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TEARS AND LAUGHTER: It was high noon Wednesday and time for that annual ritual: the announcement of the American Society of Magazine Editors’ National Magazine Award finalists — causing editors to either avoid rivals’ gazes for the rest of the day or to shamelessly gloat at least until the actual winners are revealed on May 1.
And while there were the usual suspects this time round — The New Yorker, Vanity Fair, National Geographic — there were enough surprises to make things interesting come the black-tie ceremony at Jazz at Lincoln Center. Look at Radar and Portfolio, two titles that face skepticism among media watchers, but that evidently more than pass muster among the peer judges for the awards. Radar, a magazine that is in its third permutation, was nominated for the first time in the prestigious general excellence category, for circulation between 100,000 and 250,000. Portfolio, the Condé Nast startup that has been beset with bad press, was nominated for best magazine section.
The New Yorker and New York, stalwarts of recent years, continued to lead with 12 and nine nominations, respectively. Vanity Fair was strong with six nominations, followed by GQ and National Geographic with five apiece. Esquire, which was nominated seven times last year and won once, did not have as much luck this year, with only one nomination.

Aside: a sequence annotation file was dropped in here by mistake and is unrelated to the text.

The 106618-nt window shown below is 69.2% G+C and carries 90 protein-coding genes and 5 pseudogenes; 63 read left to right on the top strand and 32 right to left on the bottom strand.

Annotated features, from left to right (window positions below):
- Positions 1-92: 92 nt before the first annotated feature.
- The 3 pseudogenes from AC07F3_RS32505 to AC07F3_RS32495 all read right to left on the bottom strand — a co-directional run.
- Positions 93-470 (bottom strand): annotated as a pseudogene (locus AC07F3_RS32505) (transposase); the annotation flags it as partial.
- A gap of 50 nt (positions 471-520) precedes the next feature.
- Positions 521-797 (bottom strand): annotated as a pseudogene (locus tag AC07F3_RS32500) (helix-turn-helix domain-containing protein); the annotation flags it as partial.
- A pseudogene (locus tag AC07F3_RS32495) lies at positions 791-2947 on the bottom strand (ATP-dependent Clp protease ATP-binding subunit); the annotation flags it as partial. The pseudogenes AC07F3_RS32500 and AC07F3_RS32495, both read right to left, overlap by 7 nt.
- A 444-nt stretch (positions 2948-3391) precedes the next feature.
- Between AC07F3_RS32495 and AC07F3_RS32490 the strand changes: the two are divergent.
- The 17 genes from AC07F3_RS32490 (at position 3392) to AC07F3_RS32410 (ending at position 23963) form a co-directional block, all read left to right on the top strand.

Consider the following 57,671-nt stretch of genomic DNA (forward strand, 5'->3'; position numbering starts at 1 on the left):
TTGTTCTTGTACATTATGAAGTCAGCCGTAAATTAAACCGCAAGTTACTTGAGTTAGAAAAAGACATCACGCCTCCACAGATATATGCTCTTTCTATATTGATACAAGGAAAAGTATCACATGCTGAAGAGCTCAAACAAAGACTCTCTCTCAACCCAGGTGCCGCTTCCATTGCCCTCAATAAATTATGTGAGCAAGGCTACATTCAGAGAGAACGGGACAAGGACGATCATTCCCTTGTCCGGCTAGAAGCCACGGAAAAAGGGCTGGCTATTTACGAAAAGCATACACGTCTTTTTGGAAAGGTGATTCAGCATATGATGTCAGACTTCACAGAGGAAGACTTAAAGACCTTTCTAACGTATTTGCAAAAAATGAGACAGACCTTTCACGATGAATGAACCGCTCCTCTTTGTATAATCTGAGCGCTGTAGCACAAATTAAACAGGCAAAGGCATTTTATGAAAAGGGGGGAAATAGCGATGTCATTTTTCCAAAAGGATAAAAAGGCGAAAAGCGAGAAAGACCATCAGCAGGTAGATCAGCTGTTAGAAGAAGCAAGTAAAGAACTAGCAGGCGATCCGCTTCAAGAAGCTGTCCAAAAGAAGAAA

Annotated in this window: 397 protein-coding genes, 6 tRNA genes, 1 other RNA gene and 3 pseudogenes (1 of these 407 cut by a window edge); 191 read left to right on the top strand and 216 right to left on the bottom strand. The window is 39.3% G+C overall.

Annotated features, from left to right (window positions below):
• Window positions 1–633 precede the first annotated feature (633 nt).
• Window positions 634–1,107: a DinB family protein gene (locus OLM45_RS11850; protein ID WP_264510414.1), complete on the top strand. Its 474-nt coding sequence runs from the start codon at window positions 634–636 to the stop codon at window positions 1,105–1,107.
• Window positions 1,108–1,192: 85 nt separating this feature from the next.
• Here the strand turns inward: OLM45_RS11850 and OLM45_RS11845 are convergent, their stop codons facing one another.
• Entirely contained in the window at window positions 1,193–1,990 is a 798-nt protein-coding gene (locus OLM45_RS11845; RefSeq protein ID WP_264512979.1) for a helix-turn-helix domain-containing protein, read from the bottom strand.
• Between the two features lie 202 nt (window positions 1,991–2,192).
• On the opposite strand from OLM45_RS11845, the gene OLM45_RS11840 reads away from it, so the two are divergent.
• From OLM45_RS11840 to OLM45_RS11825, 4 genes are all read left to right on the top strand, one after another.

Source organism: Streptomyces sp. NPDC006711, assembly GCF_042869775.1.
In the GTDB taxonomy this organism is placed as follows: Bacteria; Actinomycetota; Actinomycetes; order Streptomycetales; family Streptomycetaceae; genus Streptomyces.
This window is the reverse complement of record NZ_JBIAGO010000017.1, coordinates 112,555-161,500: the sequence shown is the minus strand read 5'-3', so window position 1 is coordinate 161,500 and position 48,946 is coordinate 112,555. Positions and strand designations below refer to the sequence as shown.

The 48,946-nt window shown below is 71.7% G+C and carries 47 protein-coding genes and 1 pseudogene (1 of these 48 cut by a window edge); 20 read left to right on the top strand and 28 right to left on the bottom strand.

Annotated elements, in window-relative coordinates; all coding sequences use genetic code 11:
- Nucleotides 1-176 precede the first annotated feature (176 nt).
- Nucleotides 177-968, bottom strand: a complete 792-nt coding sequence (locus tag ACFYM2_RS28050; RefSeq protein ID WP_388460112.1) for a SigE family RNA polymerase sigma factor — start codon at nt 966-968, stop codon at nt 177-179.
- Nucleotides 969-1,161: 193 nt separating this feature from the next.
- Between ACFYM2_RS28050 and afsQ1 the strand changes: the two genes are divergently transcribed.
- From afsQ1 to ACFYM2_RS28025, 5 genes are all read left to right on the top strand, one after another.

Fashion titles didn’t have that much success. W received two nominations — one for general excellence and one for photography — while Elle was nominated for essays and Glamour for general excellence for titles with over 2 million circulation, its fourth consecutive nomination in that category. But Vogue was shut out, as were titles such as Harper’s Bazaar, Marie Claire and In Style.
Some individual finalists were the usual suspects — this year, Christopher Hitchens was nominated for columns and commentary in Slate, having won last year for commentary in Vanity Fair, while The New Yorker’s Louis Menand was nominated for the fifth time.
But there were some underdogs to root for. Good, an independent magazine launched by a group of idealistic (and well-funded) twentysomethings, was nominated twice in its first full year of existence, and Raffi Khatchadourian’s first-ever byline in The New Yorker, written while he was a fact-checker there, was nominated for profile writing. He wrote about the first American charged with treason in over 50 years.
Other first-time nominees included Domino and The New York Times Magazine, which received a total of six nominations for the main weekly and its T style and Play spin-offs. The Times magazine was eligible because ASME moved to include newspaper supplements for the first time this year, a controversial decision since some point out the title isn’t distributed on the newsstand and thus is not subject to the same commercial pressures as other magazines. It also is, unlike its National Magazine Award peers, dually eligible for a Pulitzer. — Irin Carmon